Some market participants have criticized the EPA for their managing of the RFS program and questioned the RFS program itself. In response, the biofuel industry and particularly the National Biodiesel Board have taken significant steps to address the validity issues. While there is significant time delay as many of the alleged activities date back to 2010, it appears that the EPA enforcement activities have motivated substantial due diligence activities that will serve the RFS program participants well in future years. The immediate challenge is in addressing the new Green Diesel NOV and the resulting contractual implications for market participants who transacted in these RINs. The rapid growth in the value of the RIN market has certainly presented substantial challenges. Nonetheless, private market responses to date suggest that the resourceful biofuel and petroleum industries can weather these storms and ultimately make the RFS program more effective toward its goals of reducing U.S. dependence on foreign oil imports and reducing GHG emissions.
The EPA has issued proposed RFS2 rules for 2011 that provide some indications that the agency is dedicated to jump starting the advanced biofuels industry. Most notably, the EPA held fast to an overall mandate of 13.95 billion gallons of renewable fuel. While the agency intends to deviate downward on cellululosic biofuels with a cut of 90% or more anticipated, the proposed rule maintains the overall Advanced biofuel mandate at 1.35 billion gallons and the Biomass-based diesel requirement at 800 million gallons. Thus the agency is paying significant attention to the existing capacity of the biodiesel industry despite the lack of approval for the blender's credit six months into the year. Biofuel supporters hope that this policy gap will be addressed shortly or that RIN values will continue to increase for Biomass based diesel.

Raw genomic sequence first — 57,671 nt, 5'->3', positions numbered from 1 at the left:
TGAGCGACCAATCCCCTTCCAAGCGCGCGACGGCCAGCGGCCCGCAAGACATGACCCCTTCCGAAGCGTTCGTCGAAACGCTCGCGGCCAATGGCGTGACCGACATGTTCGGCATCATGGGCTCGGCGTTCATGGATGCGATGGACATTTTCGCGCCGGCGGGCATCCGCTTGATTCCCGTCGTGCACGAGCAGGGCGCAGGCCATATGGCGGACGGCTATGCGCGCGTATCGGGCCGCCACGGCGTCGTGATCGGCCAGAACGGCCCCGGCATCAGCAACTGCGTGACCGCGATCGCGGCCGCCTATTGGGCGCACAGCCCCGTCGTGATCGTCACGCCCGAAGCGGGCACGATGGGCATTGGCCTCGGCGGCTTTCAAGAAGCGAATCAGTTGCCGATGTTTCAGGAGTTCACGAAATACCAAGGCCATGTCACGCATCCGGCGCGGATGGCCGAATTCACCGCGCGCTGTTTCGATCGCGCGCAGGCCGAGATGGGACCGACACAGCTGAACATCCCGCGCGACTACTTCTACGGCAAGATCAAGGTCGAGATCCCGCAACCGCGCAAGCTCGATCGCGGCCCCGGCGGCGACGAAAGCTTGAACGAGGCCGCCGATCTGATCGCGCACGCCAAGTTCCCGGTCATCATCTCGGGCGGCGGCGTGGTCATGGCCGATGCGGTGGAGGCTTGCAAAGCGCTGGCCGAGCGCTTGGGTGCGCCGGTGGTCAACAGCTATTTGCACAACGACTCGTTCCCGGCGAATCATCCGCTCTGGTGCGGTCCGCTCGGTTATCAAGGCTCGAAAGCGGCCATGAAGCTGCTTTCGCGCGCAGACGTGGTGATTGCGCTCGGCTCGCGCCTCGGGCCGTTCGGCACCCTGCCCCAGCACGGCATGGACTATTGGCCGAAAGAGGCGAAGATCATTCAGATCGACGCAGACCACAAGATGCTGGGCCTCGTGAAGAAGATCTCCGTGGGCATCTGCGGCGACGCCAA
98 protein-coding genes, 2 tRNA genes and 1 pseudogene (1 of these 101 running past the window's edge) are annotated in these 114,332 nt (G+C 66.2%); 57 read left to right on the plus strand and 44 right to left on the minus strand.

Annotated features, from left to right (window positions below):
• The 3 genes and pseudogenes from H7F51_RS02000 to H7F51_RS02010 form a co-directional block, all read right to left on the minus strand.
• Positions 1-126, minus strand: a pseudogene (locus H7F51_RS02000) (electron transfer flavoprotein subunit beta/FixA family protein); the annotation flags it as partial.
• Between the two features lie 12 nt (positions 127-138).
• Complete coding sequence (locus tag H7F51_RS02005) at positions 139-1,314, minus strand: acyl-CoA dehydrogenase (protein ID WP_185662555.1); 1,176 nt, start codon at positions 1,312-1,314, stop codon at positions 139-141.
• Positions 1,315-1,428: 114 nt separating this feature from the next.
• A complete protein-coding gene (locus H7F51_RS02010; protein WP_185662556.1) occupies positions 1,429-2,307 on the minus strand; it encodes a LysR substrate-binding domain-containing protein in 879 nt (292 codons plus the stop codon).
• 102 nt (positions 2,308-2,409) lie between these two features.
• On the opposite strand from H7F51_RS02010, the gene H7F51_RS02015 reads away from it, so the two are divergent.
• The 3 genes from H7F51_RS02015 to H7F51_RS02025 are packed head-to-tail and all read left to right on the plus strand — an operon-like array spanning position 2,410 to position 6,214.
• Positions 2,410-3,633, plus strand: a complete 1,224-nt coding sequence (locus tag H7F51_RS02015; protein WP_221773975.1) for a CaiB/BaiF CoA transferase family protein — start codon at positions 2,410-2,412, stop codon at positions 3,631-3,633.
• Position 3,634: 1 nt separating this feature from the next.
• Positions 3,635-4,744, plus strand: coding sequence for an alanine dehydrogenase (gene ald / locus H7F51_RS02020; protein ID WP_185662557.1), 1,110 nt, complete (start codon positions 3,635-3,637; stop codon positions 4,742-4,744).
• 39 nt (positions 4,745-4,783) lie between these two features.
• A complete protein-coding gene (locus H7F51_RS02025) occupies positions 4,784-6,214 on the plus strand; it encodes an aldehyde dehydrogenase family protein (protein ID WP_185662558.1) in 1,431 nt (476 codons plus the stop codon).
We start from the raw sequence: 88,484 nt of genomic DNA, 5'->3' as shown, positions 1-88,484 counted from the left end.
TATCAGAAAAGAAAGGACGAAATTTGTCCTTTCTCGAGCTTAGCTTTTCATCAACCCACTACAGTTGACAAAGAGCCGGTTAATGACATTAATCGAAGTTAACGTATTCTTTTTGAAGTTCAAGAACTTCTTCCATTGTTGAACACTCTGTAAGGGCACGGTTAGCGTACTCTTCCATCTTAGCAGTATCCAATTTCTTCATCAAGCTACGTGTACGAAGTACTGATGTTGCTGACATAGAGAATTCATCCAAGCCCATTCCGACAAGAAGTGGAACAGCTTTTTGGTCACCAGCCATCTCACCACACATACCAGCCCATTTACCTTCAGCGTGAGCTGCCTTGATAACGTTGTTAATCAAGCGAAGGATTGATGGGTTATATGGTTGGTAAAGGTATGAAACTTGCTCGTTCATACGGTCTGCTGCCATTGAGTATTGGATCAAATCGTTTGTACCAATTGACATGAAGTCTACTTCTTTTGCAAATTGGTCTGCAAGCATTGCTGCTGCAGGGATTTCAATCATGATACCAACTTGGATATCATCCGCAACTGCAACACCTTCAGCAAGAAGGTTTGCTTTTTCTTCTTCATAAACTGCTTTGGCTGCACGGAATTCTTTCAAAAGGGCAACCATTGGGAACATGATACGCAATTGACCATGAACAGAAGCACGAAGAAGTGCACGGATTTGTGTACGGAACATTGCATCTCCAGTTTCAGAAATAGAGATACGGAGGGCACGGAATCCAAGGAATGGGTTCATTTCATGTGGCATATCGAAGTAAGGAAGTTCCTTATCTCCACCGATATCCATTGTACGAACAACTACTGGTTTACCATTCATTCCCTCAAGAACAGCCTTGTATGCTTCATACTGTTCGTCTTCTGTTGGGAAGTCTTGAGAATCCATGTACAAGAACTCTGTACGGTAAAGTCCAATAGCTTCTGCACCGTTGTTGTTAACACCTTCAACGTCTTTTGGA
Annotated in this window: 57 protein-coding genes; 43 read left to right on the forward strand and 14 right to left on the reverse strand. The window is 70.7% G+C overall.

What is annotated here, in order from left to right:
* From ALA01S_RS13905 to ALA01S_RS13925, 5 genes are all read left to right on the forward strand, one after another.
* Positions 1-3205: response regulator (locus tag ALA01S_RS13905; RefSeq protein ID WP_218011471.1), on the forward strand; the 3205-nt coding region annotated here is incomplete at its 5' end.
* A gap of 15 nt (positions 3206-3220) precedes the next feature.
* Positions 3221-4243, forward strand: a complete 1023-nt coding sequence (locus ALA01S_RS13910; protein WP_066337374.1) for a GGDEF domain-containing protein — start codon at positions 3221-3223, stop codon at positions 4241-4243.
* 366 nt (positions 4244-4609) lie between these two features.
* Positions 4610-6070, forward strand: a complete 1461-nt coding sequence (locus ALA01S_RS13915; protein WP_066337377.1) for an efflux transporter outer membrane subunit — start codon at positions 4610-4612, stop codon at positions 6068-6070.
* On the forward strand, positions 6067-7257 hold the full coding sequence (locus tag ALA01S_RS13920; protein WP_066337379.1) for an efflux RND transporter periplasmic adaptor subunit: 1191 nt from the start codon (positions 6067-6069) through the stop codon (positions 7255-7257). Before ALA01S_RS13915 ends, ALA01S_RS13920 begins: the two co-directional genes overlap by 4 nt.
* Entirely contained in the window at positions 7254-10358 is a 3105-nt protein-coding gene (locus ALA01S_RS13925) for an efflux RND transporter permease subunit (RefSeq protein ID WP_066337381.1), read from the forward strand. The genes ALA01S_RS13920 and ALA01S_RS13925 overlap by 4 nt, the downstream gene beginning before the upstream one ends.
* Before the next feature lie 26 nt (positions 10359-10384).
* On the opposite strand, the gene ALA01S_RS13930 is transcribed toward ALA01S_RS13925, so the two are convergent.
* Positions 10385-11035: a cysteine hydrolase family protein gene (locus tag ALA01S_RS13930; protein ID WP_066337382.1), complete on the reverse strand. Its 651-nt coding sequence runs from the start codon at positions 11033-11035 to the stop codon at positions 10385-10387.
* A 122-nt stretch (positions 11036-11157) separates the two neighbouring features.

The proposed rule contains two other notable components: tentative but retroactive RIN credit for canola, sorghum, pulpwood and palm oil biofuel producers; and a petition process for foreign countries to avoid the onerous feedstock obligations that now apply in favor of the aggregate approach available within the US. The referenced feedstocks have been under consideration by EPA for Life Cycle Analysis since prior to the original RFS2 Final Rule was released but the work has still not been completed. The severe challenge for this group of biofuel producers is that EPA has previously indicated that RIN generation would trigger only when the pathway was certified. EPA's proposed new flexibility is an improvement but still falls short of providing full RIN value for these producers due to the lag time and uncertainty associated with the approach. The proposed petition process for foreign countries is an apparent attempt to level the playing field for foreign producers who now must trace and certify feedstocks such as soy and corn in a manner not required within the US.